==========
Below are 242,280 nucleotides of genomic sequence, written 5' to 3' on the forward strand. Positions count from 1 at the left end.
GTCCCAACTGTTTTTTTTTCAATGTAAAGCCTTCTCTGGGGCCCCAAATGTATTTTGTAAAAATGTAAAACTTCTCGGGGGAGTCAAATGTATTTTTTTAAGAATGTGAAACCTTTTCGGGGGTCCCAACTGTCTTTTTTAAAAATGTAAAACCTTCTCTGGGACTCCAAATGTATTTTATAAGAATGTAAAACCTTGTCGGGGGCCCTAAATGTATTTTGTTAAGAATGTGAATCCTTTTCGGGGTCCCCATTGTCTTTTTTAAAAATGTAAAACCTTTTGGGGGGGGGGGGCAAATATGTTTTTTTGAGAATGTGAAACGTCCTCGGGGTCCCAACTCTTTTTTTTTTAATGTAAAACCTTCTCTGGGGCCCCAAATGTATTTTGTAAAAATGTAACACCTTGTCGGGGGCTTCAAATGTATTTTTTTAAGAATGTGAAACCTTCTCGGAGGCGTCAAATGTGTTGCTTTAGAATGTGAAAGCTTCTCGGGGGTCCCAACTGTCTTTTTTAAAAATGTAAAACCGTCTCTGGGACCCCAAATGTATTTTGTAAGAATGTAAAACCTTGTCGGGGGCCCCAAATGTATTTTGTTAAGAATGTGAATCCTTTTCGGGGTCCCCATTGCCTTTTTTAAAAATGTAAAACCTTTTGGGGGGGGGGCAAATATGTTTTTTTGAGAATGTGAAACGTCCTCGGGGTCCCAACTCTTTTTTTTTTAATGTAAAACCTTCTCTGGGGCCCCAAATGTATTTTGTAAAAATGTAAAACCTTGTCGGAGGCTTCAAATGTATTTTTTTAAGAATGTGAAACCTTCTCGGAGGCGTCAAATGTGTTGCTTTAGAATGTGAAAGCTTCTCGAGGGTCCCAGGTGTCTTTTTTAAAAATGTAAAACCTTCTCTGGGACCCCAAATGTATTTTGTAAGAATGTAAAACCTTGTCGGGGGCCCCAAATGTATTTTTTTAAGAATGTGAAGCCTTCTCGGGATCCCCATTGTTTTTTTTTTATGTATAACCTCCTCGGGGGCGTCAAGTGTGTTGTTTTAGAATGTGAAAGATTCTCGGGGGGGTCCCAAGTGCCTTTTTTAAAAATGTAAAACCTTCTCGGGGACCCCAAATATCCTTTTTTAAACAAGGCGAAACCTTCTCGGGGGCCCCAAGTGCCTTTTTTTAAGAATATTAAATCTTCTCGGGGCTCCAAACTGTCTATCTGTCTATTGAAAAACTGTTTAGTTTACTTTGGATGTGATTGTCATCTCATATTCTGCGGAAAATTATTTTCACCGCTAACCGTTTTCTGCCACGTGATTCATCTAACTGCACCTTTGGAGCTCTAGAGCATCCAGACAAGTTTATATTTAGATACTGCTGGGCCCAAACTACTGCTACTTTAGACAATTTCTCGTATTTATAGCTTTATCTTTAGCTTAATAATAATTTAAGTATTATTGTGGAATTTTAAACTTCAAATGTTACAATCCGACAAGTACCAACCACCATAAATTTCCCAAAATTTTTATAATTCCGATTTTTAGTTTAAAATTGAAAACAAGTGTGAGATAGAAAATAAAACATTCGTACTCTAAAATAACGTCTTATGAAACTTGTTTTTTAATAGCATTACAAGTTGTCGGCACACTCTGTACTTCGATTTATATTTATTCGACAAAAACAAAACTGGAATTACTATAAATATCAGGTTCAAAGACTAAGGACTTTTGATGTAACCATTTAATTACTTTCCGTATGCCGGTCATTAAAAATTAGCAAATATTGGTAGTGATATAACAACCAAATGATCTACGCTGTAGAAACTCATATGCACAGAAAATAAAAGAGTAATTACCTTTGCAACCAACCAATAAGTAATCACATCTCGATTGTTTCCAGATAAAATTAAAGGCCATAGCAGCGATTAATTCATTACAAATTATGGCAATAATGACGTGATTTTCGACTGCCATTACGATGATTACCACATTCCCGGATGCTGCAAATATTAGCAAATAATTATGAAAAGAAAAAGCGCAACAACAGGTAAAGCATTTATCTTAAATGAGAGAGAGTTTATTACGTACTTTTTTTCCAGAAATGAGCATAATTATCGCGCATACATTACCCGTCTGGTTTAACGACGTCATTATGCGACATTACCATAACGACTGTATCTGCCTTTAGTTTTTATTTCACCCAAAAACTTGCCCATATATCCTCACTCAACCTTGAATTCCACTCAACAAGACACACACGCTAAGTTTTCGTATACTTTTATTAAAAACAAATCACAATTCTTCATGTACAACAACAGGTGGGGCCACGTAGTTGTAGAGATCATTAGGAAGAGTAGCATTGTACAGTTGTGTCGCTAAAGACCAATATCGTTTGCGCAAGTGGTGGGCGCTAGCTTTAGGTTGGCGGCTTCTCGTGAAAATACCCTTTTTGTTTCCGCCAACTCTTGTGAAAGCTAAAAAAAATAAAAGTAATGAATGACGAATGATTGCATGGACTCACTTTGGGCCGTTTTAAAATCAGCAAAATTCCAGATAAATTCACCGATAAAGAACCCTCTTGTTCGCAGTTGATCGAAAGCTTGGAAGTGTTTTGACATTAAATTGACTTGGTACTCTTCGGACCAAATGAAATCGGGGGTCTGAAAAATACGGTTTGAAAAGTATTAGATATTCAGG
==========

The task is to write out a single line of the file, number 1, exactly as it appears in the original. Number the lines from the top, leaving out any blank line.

Below are 242,280 nucleotides of genomic sequence, written 5' to 3' on the forward strand. Positions count from 1 at the left end.